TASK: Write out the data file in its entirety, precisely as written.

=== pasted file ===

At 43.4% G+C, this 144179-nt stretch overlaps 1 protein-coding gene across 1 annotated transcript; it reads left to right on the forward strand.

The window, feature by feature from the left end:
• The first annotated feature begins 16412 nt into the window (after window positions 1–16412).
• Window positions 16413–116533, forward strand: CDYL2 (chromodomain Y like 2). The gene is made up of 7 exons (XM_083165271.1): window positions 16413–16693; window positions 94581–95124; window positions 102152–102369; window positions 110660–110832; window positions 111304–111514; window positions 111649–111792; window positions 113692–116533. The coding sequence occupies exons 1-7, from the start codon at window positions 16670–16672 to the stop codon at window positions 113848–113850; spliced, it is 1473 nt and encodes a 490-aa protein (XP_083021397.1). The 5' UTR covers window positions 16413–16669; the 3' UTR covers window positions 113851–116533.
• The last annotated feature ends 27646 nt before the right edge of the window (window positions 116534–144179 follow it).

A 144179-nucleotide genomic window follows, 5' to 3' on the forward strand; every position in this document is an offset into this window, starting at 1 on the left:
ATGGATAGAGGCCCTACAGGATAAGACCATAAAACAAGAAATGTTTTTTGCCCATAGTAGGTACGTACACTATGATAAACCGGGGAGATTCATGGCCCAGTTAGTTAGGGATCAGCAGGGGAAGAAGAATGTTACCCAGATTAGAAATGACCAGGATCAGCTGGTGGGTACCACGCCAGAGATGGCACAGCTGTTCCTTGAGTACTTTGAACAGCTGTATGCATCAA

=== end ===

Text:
At 43.4% G+C, this 144179-nt stretch overlaps 1 protein-coding gene across 1 annotated transcript; it reads left to right on the forward strand.

The window, feature by feature from the left end:
• The first annotated feature begins 16412 nt into the window (after window positions 1–16412).
• Window positions 16413–116533, forward strand: CDYL2 (chromodomain Y like 2). The gene is made up of 7 exons (XM_083165271.1): window positions 16413–16693; window positions 94581–95124; window positions 102152–102369; window positions 110660–110832; window positions 111304–111514; window positions 111649–111792; window positions 113692–116533. The coding sequence occupies exons 1-7, from the start codon at window positions 16670–16672 to the stop codon at window positions 113848–113850; spliced, it is 1473 nt and encodes a 490-aa protein (XP_083021397.1). The 5' UTR covers window positions 16413–16669; the 3' UTR covers window positions 113851–116533.
• The last annotated feature ends 27646 nt before the right edge of the window (window positions 116534–144179 follow it).

A 144179-nucleotide genomic window follows, 5' to 3' on the forward strand; every position in this document is an offset into this window, starting at 1 on the left:
ATGGATAGAGGCCCTACAGGATAAGACCATAAAACAAGAAATGTTTTTTGCCCATAGTAGGTACGTACACTATGATAAACCGGGGAGATTCATGGCCCAGTTAGTTAGGGATCAGCAGGGGAAGAAGAATGTTACCCAGATTAGAAATGACCAGGATCAGCTGGTGGGTACCACGCCAGAGATGGCACAGCTGTTCCTTGAGTACTTTGAACAGCTGTATGCATCAA